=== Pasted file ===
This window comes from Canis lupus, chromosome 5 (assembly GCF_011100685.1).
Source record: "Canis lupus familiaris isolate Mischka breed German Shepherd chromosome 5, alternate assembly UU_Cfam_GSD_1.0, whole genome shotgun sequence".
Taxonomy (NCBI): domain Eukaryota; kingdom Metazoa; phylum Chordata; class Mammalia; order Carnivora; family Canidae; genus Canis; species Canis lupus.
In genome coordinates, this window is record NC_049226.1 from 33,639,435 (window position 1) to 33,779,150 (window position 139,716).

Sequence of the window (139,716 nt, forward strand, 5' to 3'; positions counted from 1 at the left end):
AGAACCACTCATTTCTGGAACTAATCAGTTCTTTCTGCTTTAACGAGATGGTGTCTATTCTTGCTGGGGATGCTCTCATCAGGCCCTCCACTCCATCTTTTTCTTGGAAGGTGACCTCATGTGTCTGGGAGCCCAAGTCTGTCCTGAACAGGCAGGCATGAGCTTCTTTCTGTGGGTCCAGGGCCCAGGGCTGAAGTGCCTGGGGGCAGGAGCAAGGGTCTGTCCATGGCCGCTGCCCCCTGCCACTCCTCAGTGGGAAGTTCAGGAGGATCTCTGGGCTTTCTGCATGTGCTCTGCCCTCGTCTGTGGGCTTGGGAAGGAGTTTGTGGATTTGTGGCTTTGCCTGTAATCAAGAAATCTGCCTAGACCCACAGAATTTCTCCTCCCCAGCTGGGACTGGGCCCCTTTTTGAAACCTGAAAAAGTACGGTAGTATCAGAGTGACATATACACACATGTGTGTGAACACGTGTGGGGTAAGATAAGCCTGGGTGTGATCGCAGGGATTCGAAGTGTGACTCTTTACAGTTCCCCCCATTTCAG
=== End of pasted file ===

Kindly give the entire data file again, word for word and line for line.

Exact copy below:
This window comes from Canis lupus, chromosome 5 (assembly GCF_011100685.1).
Source record: "Canis lupus familiaris isolate Mischka breed German Shepherd chromosome 5, alternate assembly UU_Cfam_GSD_1.0, whole genome shotgun sequence".
Taxonomy (NCBI): domain Eukaryota; kingdom Metazoa; phylum Chordata; class Mammalia; order Carnivora; family Canidae; genus Canis; species Canis lupus.
In genome coordinates, this window is record NC_049226.1 from 33,639,435 (window position 1) to 33,779,150 (window position 139,716).

Sequence of the window (139,716 nt, forward strand, 5' to 3'; positions counted from 1 at the left end):
AGAACCACTCATTTCTGGAACTAATCAGTTCTTTCTGCTTTAACGAGATGGTGTCTATTCTTGCTGGGGATGCTCTCATCAGGCCCTCCACTCCATCTTTTTCTTGGAAGGTGACCTCATGTGTCTGGGAGCCCAAGTCTGTCCTGAACAGGCAGGCATGAGCTTCTTTCTGTGGGTCCAGGGCCCAGGGCTGAAGTGCCTGGGGGCAGGAGCAAGGGTCTGTCCATGGCCGCTGCCCCCTGCCACTCCTCAGTGGGAAGTTCAGGAGGATCTCTGGGCTTTCTGCATGTGCTCTGCCCTCGTCTGTGGGCTTGGGAAGGAGTTTGTGGATTTGTGGCTTTGCCTGTAATCAAGAAATCTGCCTAGACCCACAGAATTTCTCCTCCCCAGCTGGGACTGGGCCCCTTTTTGAAACCTGAAAAAGTACGGTAGTATCAGAGTGACATATACACACATGTGTGTGAACACGTGTGGGGTAAGATAAGCCTGGGTGTGATCGCAGGGATTCGAAGTGTGACTCTTTACAGTTCCCCCCATTTCAG